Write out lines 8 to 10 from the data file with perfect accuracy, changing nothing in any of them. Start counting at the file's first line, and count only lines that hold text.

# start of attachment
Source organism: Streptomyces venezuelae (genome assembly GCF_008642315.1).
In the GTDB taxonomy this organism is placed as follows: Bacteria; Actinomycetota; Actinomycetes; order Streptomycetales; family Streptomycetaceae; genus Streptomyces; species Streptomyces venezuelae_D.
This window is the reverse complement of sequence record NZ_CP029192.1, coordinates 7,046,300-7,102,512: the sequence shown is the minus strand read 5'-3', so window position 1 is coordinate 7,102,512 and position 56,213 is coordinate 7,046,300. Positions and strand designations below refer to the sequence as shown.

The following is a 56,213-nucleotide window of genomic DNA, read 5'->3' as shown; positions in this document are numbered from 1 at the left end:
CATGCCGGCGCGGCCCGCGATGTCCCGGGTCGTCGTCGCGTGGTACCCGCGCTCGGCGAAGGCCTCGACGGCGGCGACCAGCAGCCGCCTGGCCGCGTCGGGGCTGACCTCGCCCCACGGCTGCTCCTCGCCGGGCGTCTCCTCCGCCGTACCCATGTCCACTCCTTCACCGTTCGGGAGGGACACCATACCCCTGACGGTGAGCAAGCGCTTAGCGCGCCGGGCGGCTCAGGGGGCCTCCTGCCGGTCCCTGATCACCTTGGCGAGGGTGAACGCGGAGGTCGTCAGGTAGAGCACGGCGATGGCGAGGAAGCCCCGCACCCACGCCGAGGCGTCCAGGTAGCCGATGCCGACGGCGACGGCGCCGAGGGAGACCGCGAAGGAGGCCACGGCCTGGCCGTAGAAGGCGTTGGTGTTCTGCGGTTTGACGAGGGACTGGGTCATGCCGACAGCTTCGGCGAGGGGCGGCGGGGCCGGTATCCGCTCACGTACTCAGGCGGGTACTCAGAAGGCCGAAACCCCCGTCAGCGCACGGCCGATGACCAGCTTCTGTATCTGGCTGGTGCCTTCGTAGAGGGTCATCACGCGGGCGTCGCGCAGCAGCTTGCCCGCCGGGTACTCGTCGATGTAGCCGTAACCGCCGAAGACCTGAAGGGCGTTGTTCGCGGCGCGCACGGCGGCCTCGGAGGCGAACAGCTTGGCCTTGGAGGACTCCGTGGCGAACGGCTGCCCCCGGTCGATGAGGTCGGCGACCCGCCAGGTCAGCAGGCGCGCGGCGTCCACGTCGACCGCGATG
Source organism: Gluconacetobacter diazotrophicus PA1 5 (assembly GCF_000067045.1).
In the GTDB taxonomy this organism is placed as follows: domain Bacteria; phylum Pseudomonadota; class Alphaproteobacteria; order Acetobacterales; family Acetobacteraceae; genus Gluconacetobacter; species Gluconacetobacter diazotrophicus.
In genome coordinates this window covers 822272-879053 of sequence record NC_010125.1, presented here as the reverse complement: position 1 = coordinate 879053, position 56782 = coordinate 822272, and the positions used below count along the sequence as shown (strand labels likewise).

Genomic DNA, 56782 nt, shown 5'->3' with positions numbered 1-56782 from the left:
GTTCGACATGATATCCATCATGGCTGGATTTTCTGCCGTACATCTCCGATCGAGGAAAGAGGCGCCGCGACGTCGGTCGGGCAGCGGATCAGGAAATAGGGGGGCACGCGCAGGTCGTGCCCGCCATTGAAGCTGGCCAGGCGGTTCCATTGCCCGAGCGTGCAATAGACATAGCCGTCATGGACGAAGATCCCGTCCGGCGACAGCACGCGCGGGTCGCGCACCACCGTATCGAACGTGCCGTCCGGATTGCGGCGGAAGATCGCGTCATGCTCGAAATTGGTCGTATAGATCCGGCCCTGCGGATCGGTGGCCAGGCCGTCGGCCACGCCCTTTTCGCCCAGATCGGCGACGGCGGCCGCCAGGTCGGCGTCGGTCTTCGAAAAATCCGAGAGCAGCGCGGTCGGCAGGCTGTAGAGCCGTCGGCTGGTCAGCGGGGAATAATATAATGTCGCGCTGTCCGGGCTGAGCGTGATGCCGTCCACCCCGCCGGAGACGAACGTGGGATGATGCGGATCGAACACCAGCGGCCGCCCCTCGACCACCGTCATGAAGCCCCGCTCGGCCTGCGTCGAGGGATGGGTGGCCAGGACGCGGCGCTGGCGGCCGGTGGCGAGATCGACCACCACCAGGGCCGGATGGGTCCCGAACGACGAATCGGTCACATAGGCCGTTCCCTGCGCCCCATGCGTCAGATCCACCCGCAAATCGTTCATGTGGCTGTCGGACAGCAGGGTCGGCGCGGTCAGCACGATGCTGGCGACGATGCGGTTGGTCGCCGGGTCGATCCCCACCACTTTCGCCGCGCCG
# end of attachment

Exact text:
In genome coordinates this window covers 822272-879053 of sequence record NC_010125.1, presented here as the reverse complement: position 1 = coordinate 879053, position 56782 = coordinate 822272, and the positions used below count along the sequence as shown (strand labels likewise).

Genomic DNA, 56782 nt, shown 5'->3' with positions numbered 1-56782 from the left:
GTTCGACATGATATCCATCATGGCTGGATTTTCTGCCGTACATCTCCGATCGAGGAAAGAGGCGCCGCGACGTCGGTCGGGCAGCGGATCAGGAAATAGGGGGGCACGCGCAGGTCGTGCCCGCCATTGAAGCTGGCCAGGCGGTTCCATTGCCCGAGCGTGCAATAGACATAGCCGTCATGGACGAAGATCCCGTCCGGCGACAGCACGCGCGGGTCGCGCACCACCGTATCGAACGTGCCGTCCGGATTGCGGCGGAAGATCGCGTCATGCTCGAAATTGGTCGTATAGATCCGGCCCTGCGGATCGGTGGCCAGGCCGTCGGCCACGCCCTTTTCGCCCAGATCGGCGACGGCGGCCGCCAGGTCGGCGTCGGTCTTCGAAAAATCCGAGAGCAGCGCGGTCGGCAGGCTGTAGAGCCGTCGGCTGGTCAGCGGGGAATAATATAATGTCGCGCTGTCCGGGCTGAGCGTGATGCCGTCCACCCCGCCGGAGACGAACGTGGGATGATGCGGATCGAACACCAGCGGCCGCCCCTCGACCACCGTCATGAAGCCCCGCTCGGCCTGCGTCGAGGGATGGGTGGCCAGGACGCGGCGCTGGCGGCCGGTGGCGAGATCGACCACCACCAGGGCCGGATGGGTCCCGAACGACGAATCGGTCACATAGGCCGTTCCCTGCGCCCCATGCGTCAGATCCACCCGCAAATCGTTCATGTGGCTGTCGGACAGCAGGGTCGGCGCGGTCAGCACGATGCTGGCGACGATGCGGTTGGTCGCCGGGTCGATCCCCACCACTTTCGCCGCGCCG